A Look At The State Of Post-Sandy Lunching In The FiDi

I only just got back to working in my company’s office in the Financial District on Wednesday of last week after not being there since Oct. 25. Like many of you, our phone lines were fried and Internet service and electricity were slow to return. However, after walking around in the lower-lying sections of the neighborhood on Friday, it was amazing how much changed from block to block. Instead of office workers scurrying back to the office on Water St. below Maiden Lane, there was the constant hum of generators, streets lined with disaster recovery vehicles and construction workers wearing hardhats and reflective gear. Food carts and trucks remain the only options in some areas.

The lower part of Maiden Lane, home to what I call “Chain Row,” for its selection of quick-service lunch chain options, was wiped out. There were construction workers in the Au Bon Pain scraping lettering off the windows amid a sea of broken glass on the floor. Chipotle, Just Salad, Potbelly, Goodburger, Pret and Hot Clay Oven are all still closed and looked like they were badly flooded. Those around the corner on Pearl St. (Yushi, Chop’t, Dig Inn, Shinju Sushi) were also shuttered, although Niko Niko was open thanks to its second-floor location.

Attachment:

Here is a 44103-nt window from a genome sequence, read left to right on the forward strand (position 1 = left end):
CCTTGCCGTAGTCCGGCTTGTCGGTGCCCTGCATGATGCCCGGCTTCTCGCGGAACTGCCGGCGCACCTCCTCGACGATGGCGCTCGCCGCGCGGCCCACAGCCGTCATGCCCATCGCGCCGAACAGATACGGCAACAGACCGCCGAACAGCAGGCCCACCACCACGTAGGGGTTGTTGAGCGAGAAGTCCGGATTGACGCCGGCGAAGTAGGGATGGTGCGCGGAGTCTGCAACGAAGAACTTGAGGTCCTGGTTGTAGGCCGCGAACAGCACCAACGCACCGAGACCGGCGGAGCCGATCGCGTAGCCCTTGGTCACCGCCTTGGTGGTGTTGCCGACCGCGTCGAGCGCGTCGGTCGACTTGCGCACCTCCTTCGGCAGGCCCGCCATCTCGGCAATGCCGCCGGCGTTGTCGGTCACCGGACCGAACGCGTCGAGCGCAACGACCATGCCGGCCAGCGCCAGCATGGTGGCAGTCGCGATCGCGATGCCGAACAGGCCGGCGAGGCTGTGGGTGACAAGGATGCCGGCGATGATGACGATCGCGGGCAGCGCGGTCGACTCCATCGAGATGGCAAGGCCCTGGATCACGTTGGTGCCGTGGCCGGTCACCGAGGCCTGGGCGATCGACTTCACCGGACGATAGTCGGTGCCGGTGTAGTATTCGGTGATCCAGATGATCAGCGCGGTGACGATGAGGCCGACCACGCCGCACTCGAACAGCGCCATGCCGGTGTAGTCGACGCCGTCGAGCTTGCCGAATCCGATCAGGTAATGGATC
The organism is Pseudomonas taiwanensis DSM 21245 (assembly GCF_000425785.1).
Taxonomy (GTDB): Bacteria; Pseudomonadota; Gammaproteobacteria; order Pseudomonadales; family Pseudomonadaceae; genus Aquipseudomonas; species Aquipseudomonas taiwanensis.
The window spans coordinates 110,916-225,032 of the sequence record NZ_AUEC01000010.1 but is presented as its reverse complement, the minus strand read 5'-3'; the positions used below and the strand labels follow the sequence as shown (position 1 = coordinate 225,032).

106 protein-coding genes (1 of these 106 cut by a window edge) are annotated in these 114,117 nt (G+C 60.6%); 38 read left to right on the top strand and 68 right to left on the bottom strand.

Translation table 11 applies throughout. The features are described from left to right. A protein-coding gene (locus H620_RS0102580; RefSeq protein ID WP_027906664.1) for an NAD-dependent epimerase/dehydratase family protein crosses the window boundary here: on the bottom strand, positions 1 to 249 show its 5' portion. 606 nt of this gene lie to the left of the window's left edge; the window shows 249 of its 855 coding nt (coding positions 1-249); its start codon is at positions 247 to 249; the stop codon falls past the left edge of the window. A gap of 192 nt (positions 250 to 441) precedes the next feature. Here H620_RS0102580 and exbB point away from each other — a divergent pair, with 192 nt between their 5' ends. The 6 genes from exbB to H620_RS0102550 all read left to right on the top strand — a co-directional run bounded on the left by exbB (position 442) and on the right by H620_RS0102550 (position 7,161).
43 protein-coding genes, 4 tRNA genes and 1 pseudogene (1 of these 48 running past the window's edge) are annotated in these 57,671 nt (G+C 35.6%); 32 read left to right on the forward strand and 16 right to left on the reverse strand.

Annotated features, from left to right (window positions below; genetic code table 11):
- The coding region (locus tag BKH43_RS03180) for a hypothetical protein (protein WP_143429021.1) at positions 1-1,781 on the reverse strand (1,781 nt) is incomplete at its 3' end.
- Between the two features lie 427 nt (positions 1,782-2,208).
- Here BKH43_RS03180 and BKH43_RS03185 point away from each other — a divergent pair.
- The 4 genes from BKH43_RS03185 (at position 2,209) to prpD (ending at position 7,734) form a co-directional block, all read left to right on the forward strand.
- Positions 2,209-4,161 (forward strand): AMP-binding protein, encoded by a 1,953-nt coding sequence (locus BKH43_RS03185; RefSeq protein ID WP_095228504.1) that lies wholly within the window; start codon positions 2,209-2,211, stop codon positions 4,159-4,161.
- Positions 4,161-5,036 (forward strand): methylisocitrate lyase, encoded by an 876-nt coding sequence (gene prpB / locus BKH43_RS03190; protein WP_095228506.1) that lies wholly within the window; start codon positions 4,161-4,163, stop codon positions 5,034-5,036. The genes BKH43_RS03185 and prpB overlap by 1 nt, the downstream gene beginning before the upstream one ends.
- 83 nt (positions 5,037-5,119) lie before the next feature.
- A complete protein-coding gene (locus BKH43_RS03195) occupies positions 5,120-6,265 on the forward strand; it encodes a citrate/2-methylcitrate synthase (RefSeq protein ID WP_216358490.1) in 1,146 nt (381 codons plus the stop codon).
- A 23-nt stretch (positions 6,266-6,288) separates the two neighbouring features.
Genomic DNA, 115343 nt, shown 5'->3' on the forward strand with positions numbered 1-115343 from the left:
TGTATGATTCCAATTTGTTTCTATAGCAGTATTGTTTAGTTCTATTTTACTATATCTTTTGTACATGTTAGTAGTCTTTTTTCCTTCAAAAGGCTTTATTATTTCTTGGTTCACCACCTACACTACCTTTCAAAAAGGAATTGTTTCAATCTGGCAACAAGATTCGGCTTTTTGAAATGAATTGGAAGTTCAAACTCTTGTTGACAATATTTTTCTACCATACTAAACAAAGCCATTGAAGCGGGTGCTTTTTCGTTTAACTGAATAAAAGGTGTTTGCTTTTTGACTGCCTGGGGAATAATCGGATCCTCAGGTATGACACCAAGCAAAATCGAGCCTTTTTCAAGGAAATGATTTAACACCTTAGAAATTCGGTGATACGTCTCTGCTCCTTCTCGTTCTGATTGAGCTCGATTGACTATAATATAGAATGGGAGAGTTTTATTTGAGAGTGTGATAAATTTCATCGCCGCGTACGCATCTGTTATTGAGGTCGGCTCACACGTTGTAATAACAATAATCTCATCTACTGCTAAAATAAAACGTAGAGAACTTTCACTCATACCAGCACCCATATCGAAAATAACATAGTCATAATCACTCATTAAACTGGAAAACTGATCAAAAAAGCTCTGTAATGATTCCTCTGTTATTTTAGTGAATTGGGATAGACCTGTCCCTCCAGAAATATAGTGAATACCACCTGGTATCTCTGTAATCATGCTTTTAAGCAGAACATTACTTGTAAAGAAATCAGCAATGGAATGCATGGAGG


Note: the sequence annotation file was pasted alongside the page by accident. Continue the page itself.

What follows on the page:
Other areas are more spotty. The restaurants at the lower end of Pearl St. like Zigolini’s and FIKA were closed when I walked by, but a block up all of the bars on Stone St. and eateries like Burger Burger, and Ruben’s Empanadas were open as were those off of Hanover Square. (Yes, you can still get your Korean food fix at Cafe Hanover). I also spotted the Ambizza Cafe truck amid all of the construction and relief vehicles parked at Old Slip between Front & Water, although the Banh Mi Cart was MIA at Hanover & Pearl. Many of the food trucks have been unable to park in their normal spots on Front St., Broad St., Old Slip and Hanover Sq. because they’re full of vehicles being used to fix the storm damage.

There was also good news Friday from some of the eateries at the South St. Seaport, which as you can imagine took on a lot of water. Some are raised above sidewalk level, however, which helped minimize flooding. Jeremy’s Ale House is open for business, as you can see from the handwritten sign I spotted on Fulton St. Made Fresh Daily has reopened and although Barbarini Mercado is not, they are selling things at the New Amsterdam Market on Sundays. You can find updated information on the opening status of Seaport businesses on the market’s Web site.

Also, while I was writing this up, the one question that lingered in my mind was whether the bras adorning the walls and ceiling at Jeremy’s survived. It would be a sad day indeed if they didn’t.

Hopefully all of your favorite lunch spots will be back in operation in a month, but in the meantime, you can always go get lunch from one of the many great food carts and trucks in the FiDi.


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